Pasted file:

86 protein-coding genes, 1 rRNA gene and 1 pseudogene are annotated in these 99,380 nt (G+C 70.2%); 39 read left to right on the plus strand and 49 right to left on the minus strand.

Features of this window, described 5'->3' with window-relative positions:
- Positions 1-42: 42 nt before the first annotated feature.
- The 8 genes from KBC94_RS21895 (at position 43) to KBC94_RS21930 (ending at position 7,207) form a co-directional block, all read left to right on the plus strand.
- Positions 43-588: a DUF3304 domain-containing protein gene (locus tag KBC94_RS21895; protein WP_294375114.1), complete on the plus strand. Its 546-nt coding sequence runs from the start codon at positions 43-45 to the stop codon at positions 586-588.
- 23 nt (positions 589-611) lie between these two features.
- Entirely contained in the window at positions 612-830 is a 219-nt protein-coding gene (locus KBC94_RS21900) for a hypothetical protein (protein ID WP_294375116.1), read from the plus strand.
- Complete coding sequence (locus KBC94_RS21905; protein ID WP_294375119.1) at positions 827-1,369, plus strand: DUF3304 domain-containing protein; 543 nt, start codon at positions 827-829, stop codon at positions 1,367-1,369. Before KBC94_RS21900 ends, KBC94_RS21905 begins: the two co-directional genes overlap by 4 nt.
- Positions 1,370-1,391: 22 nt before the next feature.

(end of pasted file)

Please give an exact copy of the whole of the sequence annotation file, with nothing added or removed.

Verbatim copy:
86 protein-coding genes, 1 rRNA gene and 1 pseudogene are annotated in these 99,380 nt (G+C 70.2%); 39 read left to right on the plus strand and 49 right to left on the minus strand.

Features of this window, described 5'->3' with window-relative positions:
- Positions 1-42: 42 nt before the first annotated feature.
- The 8 genes from KBC94_RS21895 (at position 43) to KBC94_RS21930 (ending at position 7,207) form a co-directional block, all read left to right on the plus strand.
- Positions 43-588: a DUF3304 domain-containing protein gene (locus tag KBC94_RS21895; protein WP_294375114.1), complete on the plus strand. Its 546-nt coding sequence runs from the start codon at positions 43-45 to the stop codon at positions 586-588.
- 23 nt (positions 589-611) lie between these two features.
- Entirely contained in the window at positions 612-830 is a 219-nt protein-coding gene (locus KBC94_RS21900) for a hypothetical protein (protein ID WP_294375116.1), read from the plus strand.
- Complete coding sequence (locus KBC94_RS21905; protein ID WP_294375119.1) at positions 827-1,369, plus strand: DUF3304 domain-containing protein; 543 nt, start codon at positions 827-829, stop codon at positions 1,367-1,369. Before KBC94_RS21900 ends, KBC94_RS21905 begins: the two co-directional genes overlap by 4 nt.
- Positions 1,370-1,391: 22 nt before the next feature.